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Episode 64: Study Demonstrates Causal Link Between Repetitive Head Impacts and CTE

In this week’s episode of Brain Injury Insider, host Michael Kaplen discusses important news about a new study which demonstrates a clear causal link between repetitive head impacts and CTE.

Is the sky falling? 

You bet it is, and it couldn’t happen soon enough to prevent brain damage caused by repetitive head trauma.

This week, I received a group email from a noted defense attorney who defends colleges, universities, professional teams, children’s football leagues and other groups being sued for sports related brain injuries caused by inadequate supervision, failing to remove athletes from play when a concussion or a suspected concussion happens, permitting athletes to return to play before they are symptom free, endorsing and permitting dangerous conduct, and failing to provide athletes, coaches, trainers and other responsible for health and safety with proper education about the risks and dangers of concussions and the long term consequences.

The email said this attorney received numerous inquiries from his clients concerned about a recent study which found conclusive evidence that repeated head trauma leads to chronic traumatic encephalopathy (CTE), an incurable brain disease and how this study would affect current and future sports related brain injury litigation.

The attorney’s answer was, Don’t worry, the sky isn’t falling”.  My response to this attorney was, “You Better Wear a Helmet”

First some background:

Chronic traumatic encephalopathy (CTE) is a neurodegenerative disease associated with a history of repetitive head impacts.  CTE was described in boxers as early as the 1920s and by the 1950s it was widely accepted that hits to the head caused boxers to become “punch drunk.”   It has been conclusively established that CTE found in the brains of boxers is caused by repetitive head trauma.

CTE can only be definitively diagnosed following a neuropathological examination.  In reviewing the brains of deceased athletes, neuropathologists have found CTE in the brains of football players, hockey players, soccer players, and most recently rugby players.  The pathological changes in the brains of these players are the same as the damage found in the brains of boxers.  CTE has been found in all ages of players exposed to repetitive head trauma.

CTE is a progressive neurological disease resulting in cognitive, behavioral, and emotional injuries.   The disease is found in brains which have a buildup of abnormal tau protein that can disable neuropathways and lead to a variety of clinical symptoms. These include memory loss, confusion, impaired judgment, aggression, depression, anxiety, impulse control issues and sometimes suicidal behavior.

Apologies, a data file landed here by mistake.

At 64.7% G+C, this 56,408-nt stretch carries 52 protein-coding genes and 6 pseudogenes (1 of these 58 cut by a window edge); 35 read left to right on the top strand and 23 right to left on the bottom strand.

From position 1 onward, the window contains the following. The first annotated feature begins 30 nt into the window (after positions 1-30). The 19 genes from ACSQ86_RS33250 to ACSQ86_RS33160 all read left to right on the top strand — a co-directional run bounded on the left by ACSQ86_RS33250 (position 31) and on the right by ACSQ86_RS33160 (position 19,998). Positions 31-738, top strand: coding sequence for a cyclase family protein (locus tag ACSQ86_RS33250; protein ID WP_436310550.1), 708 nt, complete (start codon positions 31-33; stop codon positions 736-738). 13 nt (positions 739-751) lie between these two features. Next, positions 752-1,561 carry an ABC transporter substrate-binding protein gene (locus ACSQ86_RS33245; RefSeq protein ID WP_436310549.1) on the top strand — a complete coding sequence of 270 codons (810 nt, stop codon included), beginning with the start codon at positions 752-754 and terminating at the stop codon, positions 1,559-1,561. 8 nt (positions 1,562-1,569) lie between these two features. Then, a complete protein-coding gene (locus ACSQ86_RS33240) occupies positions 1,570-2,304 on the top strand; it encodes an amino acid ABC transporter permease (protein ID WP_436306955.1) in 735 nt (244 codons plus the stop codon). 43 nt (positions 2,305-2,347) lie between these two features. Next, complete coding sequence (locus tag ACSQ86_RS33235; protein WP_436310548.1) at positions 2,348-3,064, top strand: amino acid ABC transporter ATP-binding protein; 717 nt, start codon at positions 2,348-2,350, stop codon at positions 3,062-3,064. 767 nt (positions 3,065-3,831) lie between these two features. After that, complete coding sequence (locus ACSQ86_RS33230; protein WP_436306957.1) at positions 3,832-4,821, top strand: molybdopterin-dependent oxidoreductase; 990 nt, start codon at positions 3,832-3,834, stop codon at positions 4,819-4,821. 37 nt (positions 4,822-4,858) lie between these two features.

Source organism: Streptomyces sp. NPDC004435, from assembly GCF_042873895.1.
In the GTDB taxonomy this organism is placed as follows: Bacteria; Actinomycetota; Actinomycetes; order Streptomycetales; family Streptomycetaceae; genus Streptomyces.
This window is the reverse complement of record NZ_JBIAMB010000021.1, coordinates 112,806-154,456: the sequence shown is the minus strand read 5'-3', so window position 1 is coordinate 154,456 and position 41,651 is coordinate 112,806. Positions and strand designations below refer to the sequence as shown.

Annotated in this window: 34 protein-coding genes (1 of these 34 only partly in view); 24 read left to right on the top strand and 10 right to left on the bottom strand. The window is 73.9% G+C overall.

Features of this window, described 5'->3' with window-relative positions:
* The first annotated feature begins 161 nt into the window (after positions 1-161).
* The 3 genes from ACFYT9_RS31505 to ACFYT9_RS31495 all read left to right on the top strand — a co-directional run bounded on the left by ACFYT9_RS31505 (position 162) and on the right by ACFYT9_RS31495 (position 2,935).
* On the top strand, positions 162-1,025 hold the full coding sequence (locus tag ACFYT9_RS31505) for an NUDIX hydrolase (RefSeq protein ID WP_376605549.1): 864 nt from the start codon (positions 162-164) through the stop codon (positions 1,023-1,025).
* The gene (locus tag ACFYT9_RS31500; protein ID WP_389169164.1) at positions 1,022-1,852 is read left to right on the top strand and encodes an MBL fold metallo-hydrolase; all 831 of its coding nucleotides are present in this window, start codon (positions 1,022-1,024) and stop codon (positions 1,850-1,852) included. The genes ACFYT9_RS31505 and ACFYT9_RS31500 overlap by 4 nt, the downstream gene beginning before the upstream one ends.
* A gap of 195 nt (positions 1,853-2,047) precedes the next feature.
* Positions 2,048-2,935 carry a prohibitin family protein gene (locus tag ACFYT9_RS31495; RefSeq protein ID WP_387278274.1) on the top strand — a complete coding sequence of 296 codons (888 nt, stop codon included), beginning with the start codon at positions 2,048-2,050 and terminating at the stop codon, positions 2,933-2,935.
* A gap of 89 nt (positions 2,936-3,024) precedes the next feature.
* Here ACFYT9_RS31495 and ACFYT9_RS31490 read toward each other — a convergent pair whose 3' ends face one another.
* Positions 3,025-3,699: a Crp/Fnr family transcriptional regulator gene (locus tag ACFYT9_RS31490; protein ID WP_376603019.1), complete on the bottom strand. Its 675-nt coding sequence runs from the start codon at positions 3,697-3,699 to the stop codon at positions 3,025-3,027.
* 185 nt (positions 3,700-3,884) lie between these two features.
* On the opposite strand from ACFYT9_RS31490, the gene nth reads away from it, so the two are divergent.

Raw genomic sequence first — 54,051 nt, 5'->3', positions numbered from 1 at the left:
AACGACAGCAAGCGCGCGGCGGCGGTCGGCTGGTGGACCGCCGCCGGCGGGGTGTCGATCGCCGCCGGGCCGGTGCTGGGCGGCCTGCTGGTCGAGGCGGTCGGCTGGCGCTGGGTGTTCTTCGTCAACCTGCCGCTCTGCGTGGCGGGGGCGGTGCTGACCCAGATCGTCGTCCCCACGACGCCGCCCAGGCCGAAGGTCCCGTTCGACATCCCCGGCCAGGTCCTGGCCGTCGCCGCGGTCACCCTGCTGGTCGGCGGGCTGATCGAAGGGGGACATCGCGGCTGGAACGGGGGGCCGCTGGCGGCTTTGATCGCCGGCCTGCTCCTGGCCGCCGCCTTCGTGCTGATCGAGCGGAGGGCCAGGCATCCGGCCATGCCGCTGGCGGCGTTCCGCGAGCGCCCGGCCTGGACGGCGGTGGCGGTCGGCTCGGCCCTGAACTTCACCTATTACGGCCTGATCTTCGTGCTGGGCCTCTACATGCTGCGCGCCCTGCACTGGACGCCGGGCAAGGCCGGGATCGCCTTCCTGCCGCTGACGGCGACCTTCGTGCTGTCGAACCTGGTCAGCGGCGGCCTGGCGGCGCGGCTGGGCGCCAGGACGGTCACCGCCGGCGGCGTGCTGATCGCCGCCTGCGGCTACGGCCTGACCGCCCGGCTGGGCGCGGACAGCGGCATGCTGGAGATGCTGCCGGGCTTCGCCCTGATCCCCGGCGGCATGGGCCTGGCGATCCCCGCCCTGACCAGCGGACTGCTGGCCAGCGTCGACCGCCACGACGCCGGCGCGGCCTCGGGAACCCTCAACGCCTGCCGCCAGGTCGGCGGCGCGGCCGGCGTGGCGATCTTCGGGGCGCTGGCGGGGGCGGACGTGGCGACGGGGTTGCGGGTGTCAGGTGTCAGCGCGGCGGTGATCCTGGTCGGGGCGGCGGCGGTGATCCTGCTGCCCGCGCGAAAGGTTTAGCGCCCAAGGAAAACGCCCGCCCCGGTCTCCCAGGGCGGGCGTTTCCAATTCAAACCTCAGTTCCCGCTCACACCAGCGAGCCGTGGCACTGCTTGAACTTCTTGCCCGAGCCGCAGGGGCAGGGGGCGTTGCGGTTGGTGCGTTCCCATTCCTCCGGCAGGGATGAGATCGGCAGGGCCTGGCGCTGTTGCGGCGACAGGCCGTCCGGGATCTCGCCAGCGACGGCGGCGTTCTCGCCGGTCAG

The study by noted researchers and clinicians from nine universities and the prestigious Concussion Legacy Foundation determined athletes in contact sports are 68 times more likely to develop CTE than the general public. The study is entitled:  “Applying the Bradford Hill Criteria for Causation to Repetitive Head Impacts and Chronic Traumatic Encephalopathy “  The study is published in the journal, Frontiers of Neurology, July 2022 and can be found online at

The study utilized the Bradford Hill criteria, a widely accepted scientific framework to determine if one can justifiably move from an observed association to a verdict of causation and concluded there is a definitive link between repetitive head trauma and CTE.

Sports organizations including the NFL, are members of the Concussion in Sports Group (CISG), a global consortium of sports organizations which has denied a causal link, between repeated head hits and CTE. 

The research paper strongly criticizes the CISG for using what is described as faulty methodology and being funded by the very organizations it is supposed to police.

The denials are similar to those of the tobacco industry who for years denied the link between tobacco and lung cancer.

The researchers are calling on sports and government bodies to implement prevention and mitigation efforts, especially for children, who are “too young to legally consent to any potential long-term risks.”

Chris Nowinski, one of the study authors, co-founder and CEO of the Concussion Legacy Foundation said the study’s findings should be a wake-up call to all youth sports about taking head contact out of the game, whether heading in youth soccer or tackling in youth football

So is the sky falling?   Determining causation between repetitive head trauma and CTE has significant legal consequences for professional and amateur sports leagues and will affect state and federal regulation of sports, and more particularly contact sports.  

Lawsuits by athletes in the in the past claiming CTE was caused by repetitive head trauma against Pop Warner Football, the National Collegiate Athletic Association, and The National Football League, the National Hockey League have met with limited success because of the inability to prove a definite link. 

This study may change judicial attitudes towards proof of causation, and future cases may establish a causal connection between repeated blows to the head and the development of CTE.

The study may also change the attitude of parents in permitting children to engage in sports such as football and ice hockey.

Additionally, this study will cause legislative bodies to look closely at efforts to limit head contact in sports including mandating tag football in place of tackle football for children, limiting the number of concussions a player can sustain before being permanently barred from further participation and imposing more educational requirements on coaches and trainers.

Audio version

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